El Salvador should not use bitcoin as legal tender due to the financial and consumer risks it poses, the International Monetary Fund (IMF) staff wrote in a concluding statement related to a mission in the Central American country. El Salvador had become the first country in the world to adopt bitcoin as an optional legal tender.
IMF asks El Salvador to address risks related to bitcoin.
“Given Bitcoin’s high price volatility, its use as a legal tender entails significant risks to consumer protection, financial integrity, and financial stability,” the November 22 IMF communication noted. “Its use also gives rise to fiscal contingent liabilities. Because of those risks, bitcoin should not be used as a legal tender.” IMF staff say that while it welcomes financial inclusion and growth efforts, El Salvador should address risks related to using bitcoin as legal tender, its “new payments ecosystem,” and bitcoin trading. The Central American country made Bitcoin legal tender alongside the U.S. dollar on September 7.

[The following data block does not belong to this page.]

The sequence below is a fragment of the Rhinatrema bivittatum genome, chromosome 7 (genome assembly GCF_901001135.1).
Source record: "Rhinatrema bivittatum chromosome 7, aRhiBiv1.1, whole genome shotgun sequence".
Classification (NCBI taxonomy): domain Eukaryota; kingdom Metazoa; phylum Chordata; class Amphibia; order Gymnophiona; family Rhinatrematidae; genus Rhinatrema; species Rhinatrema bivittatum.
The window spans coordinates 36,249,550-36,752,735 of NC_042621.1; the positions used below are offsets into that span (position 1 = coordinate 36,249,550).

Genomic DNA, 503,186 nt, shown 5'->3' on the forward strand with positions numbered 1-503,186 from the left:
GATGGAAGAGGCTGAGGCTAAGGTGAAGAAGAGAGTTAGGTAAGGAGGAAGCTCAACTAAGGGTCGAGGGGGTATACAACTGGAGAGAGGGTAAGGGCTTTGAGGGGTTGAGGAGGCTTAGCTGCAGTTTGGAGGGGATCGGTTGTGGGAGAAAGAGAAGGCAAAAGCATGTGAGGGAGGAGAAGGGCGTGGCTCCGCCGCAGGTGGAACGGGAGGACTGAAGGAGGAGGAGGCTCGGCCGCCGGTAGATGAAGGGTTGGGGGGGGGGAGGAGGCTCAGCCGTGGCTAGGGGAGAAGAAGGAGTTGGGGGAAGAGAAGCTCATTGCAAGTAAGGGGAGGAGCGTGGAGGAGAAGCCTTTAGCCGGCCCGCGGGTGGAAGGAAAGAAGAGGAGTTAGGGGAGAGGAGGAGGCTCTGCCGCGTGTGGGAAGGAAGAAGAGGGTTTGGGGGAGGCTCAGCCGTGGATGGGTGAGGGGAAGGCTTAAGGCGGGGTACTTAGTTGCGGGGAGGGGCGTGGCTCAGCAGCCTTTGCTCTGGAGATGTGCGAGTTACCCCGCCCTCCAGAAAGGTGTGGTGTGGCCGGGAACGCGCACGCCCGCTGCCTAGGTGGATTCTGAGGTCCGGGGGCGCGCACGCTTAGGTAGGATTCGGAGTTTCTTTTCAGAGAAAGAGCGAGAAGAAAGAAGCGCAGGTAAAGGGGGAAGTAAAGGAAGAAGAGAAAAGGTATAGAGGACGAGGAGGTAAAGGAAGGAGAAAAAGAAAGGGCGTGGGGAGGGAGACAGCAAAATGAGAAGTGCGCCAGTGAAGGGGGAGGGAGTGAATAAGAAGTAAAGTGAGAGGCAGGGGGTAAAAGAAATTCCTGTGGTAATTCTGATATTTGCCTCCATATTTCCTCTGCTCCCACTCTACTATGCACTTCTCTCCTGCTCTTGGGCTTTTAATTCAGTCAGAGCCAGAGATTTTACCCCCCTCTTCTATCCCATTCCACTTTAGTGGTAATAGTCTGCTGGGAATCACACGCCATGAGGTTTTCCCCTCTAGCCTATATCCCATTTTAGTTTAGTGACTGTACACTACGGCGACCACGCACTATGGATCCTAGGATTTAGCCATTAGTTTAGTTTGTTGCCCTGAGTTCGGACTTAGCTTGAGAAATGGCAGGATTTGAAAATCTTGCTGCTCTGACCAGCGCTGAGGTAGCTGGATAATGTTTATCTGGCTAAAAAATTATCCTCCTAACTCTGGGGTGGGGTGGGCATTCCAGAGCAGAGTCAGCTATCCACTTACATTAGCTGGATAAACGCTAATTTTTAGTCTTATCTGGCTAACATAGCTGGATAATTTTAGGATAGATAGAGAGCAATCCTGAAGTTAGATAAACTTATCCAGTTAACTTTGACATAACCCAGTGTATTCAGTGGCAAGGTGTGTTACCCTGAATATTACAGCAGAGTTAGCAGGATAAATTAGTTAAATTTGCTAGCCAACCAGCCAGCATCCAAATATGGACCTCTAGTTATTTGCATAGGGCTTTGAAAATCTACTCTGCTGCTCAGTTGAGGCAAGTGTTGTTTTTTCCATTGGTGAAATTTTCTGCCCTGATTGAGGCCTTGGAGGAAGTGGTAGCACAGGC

The IMF made several recommendations for El Salvador in the statement.
The IMF made several recommendations for El Salvador in the statement, including narrowing the scope of the bitcoin law. It also suggests bolstering regulation and oversight of its payment system in order to protect consumers, safeguard against money laundering and terrorism financing (AML/CFT) and manage risk. “Like for other e-wallets, Chivo should be required to fully safeguard customers’ funds, both in U.S. dollars and Bitcoin, by segregating and ring-fencing reserve assets,” the IMF statement says. It did acknowledge that “crypto-technologies” and digital systems can help make payments more efficient.